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Fashion entrepreneur Giuliana Rosset is used to ground-breaking challenges, and Björk, the first Scandinavian-cuisine project in Italy, is no exception. Not only is the new watering hole the first Swedish brasserie to open in the country, but it is located in Aosta, a small mountain city in the Val d’Aosta region, at the foot of the Italian Alps, rather than in a bustling metropolis.
Björk, whose name means birch and has nothing to do with the celebrated Icelandic songstress, is the sequel to an adventure that took off when Rosset, the founder of high-performing ski and sportswear brand Napapijri, sold the company to VF Corp. in 2004 to pursue a longtime dream — purchasing an estate in Tuscany, 20 hectares in the heart of Chianti, where she produces olive oils and wines. With Björk, whose success turned out to be “beyond expectations, I wanted to experiment with my passion for northern Europe, ” said Rosset. A similar venue will open in the heart of Milan within the first six months of 2013.
This story first appeared in the December 28, 2012 issue of WWD. Subscribe Today.
Riding the culinary wave that has consecrated Scandinavian cuisine as the hot new food epicenter (next year’s World Food Travel Summit will be aptly held in Gothenburg, Sweden), Björk interprets the Nordic gastronomic tenets in a simple yet experimental manner thanks to chef Mattias Sjöblom, 29, who tempers the stronger flavors for a more Mediterranean palette. His menu, in fact, brims with tastes that evoke the forests, icy lakes and wastelands of northern European land through drying, smoking, salting and other artisanal techniques.
“My cuisine is best described as new Nordic with food that is good, clean and fair for both people and the environment and cooked in the old ways,” notes Sjöblom, who sports foie gras tattoos on his fingers.
As Rosset puts it, many of the flavors are “memorable” and cites the most popular dish — salmon marinated in dill and served with steamed potatoes and a light mustard sauce — as an example.
“The fish and meat are cooked very slowly in order to absorb all the flavors,” says Rosset.
Besides the traditional smorgasbord buffet meal, other plates to indulge in include 11 variations on herring, which can be marinated, smoked, in sauce, raw or cooked; delicately and naturally smoked meats and fish; freshwater lake prawns, and crispy, sweet vegetables served with chives, ginger root, rhubarb and the Arctic raspberry. The most hard-to-resist dessert is the Nyponsoppa, or warm canine rose syrup cradled on crumble pastry and served with ice cream.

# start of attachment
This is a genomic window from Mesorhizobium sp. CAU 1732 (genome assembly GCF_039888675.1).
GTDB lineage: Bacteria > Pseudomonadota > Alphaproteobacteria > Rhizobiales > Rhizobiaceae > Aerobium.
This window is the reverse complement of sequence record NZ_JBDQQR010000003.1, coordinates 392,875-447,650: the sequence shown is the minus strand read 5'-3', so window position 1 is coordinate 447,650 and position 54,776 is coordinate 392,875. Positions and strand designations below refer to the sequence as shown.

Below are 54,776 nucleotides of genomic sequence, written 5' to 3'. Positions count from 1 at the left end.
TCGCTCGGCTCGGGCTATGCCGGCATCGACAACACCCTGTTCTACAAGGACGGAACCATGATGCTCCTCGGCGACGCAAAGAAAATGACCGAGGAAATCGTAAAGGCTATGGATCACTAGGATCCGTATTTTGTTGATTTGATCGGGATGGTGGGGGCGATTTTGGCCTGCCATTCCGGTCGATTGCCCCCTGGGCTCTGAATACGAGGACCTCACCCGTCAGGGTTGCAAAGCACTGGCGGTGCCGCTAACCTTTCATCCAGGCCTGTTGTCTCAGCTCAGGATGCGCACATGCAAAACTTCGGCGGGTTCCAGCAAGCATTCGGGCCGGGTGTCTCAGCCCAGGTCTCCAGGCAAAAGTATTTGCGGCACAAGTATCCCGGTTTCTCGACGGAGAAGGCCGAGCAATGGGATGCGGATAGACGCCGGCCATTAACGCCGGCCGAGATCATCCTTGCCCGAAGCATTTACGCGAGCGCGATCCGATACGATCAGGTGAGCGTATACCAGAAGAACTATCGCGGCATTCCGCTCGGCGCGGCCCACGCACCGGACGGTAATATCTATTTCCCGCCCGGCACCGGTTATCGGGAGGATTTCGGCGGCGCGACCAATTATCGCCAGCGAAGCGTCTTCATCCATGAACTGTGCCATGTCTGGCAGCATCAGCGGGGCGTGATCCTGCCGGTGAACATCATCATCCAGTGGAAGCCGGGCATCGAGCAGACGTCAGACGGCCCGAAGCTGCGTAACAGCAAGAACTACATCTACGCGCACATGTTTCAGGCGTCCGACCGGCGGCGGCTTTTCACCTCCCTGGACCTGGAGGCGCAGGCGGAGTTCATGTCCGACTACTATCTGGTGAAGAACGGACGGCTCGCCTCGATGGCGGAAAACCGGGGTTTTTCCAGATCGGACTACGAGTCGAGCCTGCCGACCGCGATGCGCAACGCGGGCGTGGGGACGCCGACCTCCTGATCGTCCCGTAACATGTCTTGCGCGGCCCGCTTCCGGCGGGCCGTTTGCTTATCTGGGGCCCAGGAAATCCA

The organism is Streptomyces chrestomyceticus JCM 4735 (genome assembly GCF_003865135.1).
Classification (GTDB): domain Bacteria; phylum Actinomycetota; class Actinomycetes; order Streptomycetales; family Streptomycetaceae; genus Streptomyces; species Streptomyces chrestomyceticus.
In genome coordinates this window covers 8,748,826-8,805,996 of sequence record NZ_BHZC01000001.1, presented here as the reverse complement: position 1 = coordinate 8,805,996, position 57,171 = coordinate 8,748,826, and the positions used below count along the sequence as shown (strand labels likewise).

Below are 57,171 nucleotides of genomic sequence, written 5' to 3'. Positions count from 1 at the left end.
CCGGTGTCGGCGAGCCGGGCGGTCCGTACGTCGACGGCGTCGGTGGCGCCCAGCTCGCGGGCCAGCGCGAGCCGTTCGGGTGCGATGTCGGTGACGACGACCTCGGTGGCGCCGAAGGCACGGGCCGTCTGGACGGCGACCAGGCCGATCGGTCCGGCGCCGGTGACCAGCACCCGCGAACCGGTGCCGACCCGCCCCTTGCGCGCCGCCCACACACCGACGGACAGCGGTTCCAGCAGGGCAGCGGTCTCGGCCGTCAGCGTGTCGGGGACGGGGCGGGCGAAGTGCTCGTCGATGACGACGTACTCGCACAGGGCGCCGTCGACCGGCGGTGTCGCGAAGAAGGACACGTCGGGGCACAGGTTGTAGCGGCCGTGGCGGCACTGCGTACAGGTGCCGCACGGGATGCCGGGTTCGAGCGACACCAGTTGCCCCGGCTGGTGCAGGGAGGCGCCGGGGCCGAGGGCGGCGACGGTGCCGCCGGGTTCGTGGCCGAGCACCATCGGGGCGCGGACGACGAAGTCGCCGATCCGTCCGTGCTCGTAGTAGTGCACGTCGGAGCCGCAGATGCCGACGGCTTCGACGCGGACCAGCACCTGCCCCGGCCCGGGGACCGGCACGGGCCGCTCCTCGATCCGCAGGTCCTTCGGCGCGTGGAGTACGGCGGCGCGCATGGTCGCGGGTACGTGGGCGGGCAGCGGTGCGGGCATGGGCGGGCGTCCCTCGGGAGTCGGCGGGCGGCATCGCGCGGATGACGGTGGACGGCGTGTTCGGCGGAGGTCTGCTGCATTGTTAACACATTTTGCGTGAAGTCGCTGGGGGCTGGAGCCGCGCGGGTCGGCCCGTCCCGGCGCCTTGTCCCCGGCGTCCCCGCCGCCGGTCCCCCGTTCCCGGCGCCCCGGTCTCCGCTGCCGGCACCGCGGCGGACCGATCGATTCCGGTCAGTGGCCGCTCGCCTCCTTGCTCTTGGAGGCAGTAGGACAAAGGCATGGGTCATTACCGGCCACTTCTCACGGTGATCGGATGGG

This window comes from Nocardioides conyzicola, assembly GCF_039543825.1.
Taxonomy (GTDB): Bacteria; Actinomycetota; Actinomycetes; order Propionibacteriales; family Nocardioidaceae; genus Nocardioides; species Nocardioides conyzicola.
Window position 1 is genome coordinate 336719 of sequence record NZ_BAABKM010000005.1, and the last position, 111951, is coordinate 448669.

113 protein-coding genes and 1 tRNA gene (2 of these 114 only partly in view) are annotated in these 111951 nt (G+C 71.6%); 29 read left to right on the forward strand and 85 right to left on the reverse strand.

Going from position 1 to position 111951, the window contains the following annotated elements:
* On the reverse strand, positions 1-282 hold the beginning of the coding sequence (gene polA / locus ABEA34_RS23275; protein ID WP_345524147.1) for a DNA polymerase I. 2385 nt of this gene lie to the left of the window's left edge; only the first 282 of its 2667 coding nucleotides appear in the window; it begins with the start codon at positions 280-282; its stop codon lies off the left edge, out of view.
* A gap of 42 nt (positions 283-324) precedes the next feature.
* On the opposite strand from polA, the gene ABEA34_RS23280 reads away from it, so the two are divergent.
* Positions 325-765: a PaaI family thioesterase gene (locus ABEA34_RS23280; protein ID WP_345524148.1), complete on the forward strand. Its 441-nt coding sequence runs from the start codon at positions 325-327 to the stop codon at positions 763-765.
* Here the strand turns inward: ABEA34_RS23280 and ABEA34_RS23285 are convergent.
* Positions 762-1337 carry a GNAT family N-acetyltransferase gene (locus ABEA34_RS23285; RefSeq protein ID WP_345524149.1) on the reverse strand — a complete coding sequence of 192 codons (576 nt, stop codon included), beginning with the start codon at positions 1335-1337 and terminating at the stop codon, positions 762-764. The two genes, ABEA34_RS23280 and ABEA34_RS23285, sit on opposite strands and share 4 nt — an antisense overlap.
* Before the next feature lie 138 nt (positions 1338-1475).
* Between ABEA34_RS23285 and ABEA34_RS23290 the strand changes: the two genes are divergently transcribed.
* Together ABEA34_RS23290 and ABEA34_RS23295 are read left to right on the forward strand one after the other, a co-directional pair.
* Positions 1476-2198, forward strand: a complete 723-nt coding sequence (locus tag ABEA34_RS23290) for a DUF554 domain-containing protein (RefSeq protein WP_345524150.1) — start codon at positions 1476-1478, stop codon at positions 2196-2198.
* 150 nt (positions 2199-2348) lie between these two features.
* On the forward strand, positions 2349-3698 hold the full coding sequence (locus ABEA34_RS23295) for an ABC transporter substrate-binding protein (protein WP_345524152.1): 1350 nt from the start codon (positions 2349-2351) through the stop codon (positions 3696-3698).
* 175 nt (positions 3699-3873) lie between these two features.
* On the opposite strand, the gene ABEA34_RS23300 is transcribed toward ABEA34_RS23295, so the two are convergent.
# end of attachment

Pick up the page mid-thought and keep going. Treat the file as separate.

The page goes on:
Designed by architect Nicola Quadri, a precursor and estimator of Scandinavian interior design since the Nineties, Björk is housed inside the Hotel Village, a property of the Rosset family, surrounded by lush and towering pine trees and beech wood.
“We poured a lot of research in this project because we wanted a high degree of experimentation without turning to ‘wow’ design pieces, but opting for softer and more discreet freestanding ones for connoisseurs,” said Quadri. To wit, his Fifties and Sixties focus spotlights wenge wood and green leather seats by Torsten Thorup and Claus Bonderup, a brass and milky glass chandelier by Vilhelm Lauritzen and rosewood and steel coffee table by Arne Jacobsen.
Quadri melded Nordic charm and tradition with a contemporary aesthetic that snubs the wood-paneled ski-lodge imagery thanks to light wood, a combination of slate and glazed parquet floors and streamlined custom-made maple cabinets. The ceilings reminisce the starry northern skies with conic crystal spotlights while large gray wool bouclé carpets add leisurely warmth.
Torrent Maillod, 3
11020 Quart (Aosta), Italy
Open for lunch from 12:30 p.m. to 2:30 p.m. Tues. to Sat.; dinner from 7:30 p.m. to 10:30 p.m. Mon. to Sat.